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Applications of Microbial Source Tracking in the TMDL Process

Published by the American Society of Agricultural and Biological Engineers, St. Joseph, Michigan

Citation:  21st Century Watershed Technology: Improving Water Quality and Environment Conference Proceedings, 21-24 February 2010, Universidad EARTH, Costa Rica  701P0210cd.(doi:10.13031/2013.29403)
Authors:   Brian Benham, Leigh-Anne Krometis,Gene Yagow, Karen Kline, Theo Dillaha
Keywords:   TMDL microbial source tracking, pathogen, water quality, watershed management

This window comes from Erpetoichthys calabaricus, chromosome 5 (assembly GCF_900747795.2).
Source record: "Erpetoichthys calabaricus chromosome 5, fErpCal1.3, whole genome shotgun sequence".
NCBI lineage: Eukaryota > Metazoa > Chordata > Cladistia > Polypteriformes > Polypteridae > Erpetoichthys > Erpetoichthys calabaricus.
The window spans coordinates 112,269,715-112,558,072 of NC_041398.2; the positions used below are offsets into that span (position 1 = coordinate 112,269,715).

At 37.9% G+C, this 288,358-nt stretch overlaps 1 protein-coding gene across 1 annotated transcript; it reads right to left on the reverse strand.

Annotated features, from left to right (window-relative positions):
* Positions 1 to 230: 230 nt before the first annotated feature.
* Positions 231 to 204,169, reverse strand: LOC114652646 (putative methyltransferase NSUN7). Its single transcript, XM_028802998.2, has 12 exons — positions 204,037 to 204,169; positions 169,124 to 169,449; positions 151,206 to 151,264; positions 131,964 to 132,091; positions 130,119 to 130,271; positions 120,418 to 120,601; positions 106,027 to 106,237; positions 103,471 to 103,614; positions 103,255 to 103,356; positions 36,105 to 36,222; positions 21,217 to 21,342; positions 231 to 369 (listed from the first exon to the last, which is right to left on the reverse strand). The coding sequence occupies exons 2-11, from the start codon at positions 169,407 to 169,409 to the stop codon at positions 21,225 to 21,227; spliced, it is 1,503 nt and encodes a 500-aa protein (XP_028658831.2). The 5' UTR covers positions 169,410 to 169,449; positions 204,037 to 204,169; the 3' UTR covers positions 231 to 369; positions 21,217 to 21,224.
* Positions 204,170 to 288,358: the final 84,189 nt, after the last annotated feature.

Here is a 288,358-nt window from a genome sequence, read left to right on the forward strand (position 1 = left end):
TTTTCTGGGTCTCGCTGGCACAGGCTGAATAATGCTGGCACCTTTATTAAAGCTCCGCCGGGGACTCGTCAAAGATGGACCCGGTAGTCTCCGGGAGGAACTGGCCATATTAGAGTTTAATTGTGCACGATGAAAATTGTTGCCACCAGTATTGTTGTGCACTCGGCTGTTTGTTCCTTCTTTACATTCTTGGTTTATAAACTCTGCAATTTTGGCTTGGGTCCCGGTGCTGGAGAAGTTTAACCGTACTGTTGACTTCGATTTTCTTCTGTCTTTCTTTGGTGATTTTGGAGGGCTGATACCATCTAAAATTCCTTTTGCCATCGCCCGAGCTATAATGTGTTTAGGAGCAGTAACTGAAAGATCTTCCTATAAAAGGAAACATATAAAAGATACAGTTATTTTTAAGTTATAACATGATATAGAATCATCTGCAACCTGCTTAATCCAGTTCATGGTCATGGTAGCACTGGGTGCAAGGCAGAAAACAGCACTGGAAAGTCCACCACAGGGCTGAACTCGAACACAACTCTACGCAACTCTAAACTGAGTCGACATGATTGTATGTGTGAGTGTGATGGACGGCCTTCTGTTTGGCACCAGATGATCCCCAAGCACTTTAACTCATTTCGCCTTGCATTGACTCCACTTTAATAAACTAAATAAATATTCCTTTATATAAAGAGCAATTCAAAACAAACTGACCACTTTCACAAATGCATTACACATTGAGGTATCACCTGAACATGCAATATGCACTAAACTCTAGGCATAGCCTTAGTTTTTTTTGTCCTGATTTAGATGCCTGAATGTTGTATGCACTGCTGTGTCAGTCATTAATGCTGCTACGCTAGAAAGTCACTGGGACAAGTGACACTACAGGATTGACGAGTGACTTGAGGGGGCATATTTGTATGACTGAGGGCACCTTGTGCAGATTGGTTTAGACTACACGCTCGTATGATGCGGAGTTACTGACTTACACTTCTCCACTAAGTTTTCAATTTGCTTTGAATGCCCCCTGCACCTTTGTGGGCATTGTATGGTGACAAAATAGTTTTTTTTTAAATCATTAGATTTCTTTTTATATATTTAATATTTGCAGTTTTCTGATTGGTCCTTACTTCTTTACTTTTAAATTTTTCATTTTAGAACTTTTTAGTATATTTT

The United States Total Maximum Daily Load (TMDL) program was developed to address ambient water quality impairments. Approximately 14% of the impaired waterbodies in the United States are impaired due to violations of water quality standards for pathogens, the most common cause of water quality impairment. Pathogen TMDL development is frequently cited as a primary driver in the development of microbial source tracking (MST) techniques however, most published literature consists of descriptions of watershed-scale case studies with no attempt at a broader examination of the application of MST analyses to the TMDL process. As MST techniques continue to mature, it is prudent to identify those areas where further research is most likely to contribute to the efficient development and implementation of TMDLs. This paper reviews the phases of the TMDL process, describes current applications of MST within those phases, identifies research needed to increase MST use, and discusses opportunities for the expanded use of MST within the TMDL process. An expanded version of this paper has been submitted for publication as part of an upcoming book Microbial Source Tracking: Methods, Applications, and Case Studies.

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